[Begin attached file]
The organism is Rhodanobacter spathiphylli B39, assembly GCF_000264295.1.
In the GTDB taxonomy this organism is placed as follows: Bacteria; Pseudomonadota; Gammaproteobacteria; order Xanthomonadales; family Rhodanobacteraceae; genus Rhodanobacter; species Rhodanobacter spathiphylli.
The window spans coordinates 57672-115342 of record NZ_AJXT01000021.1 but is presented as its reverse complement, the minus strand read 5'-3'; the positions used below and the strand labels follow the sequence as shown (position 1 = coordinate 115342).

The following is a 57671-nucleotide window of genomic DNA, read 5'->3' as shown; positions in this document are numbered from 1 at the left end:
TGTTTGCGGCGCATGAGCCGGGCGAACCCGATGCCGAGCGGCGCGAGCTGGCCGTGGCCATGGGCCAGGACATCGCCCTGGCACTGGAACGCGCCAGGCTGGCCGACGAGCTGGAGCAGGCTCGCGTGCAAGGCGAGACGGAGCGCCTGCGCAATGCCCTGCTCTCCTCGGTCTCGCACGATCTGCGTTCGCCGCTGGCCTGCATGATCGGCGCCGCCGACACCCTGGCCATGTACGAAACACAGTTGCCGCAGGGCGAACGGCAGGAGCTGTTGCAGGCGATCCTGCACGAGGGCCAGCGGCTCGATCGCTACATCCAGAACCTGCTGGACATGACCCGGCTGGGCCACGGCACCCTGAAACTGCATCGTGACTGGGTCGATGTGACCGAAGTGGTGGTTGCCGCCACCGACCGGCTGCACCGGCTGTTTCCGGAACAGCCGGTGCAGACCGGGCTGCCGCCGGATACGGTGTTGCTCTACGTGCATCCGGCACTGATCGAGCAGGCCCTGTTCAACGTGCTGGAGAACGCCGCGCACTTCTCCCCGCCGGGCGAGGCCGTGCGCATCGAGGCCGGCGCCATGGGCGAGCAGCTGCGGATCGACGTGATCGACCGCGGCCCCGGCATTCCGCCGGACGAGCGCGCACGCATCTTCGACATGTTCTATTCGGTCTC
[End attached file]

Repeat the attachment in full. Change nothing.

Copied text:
The organism is Rhodanobacter spathiphylli B39, assembly GCF_000264295.1.
In the GTDB taxonomy this organism is placed as follows: Bacteria; Pseudomonadota; Gammaproteobacteria; order Xanthomonadales; family Rhodanobacteraceae; genus Rhodanobacter; species Rhodanobacter spathiphylli.
The window spans coordinates 57672-115342 of record NZ_AJXT01000021.1 but is presented as its reverse complement, the minus strand read 5'-3'; the positions used below and the strand labels follow the sequence as shown (position 1 = coordinate 115342).

The following is a 57671-nucleotide window of genomic DNA, read 5'->3' as shown; positions in this document are numbered from 1 at the left end:
TGTTTGCGGCGCATGAGCCGGGCGAACCCGATGCCGAGCGGCGCGAGCTGGCCGTGGCCATGGGCCAGGACATCGCCCTGGCACTGGAACGCGCCAGGCTGGCCGACGAGCTGGAGCAGGCTCGCGTGCAAGGCGAGACGGAGCGCCTGCGCAATGCCCTGCTCTCCTCGGTCTCGCACGATCTGCGTTCGCCGCTGGCCTGCATGATCGGCGCCGCCGACACCCTGGCCATGTACGAAACACAGTTGCCGCAGGGCGAACGGCAGGAGCTGTTGCAGGCGATCCTGCACGAGGGCCAGCGGCTCGATCGCTACATCCAGAACCTGCTGGACATGACCCGGCTGGGCCACGGCACCCTGAAACTGCATCGTGACTGGGTCGATGTGACCGAAGTGGTGGTTGCCGCCACCGACCGGCTGCACCGGCTGTTTCCGGAACAGCCGGTGCAGACCGGGCTGCCGCCGGATACGGTGTTGCTCTACGTGCATCCGGCACTGATCGAGCAGGCCCTGTTCAACGTGCTGGAGAACGCCGCGCACTTCTCCCCGCCGGGCGAGGCCGTGCGCATCGAGGCCGGCGCCATGGGCGAGCAGCTGCGGATCGACGTGATCGACCGCGGCCCCGGCATTCCGCCGGACGAGCGCGCACGCATCTTCGACATGTTCTATTCGGTCTC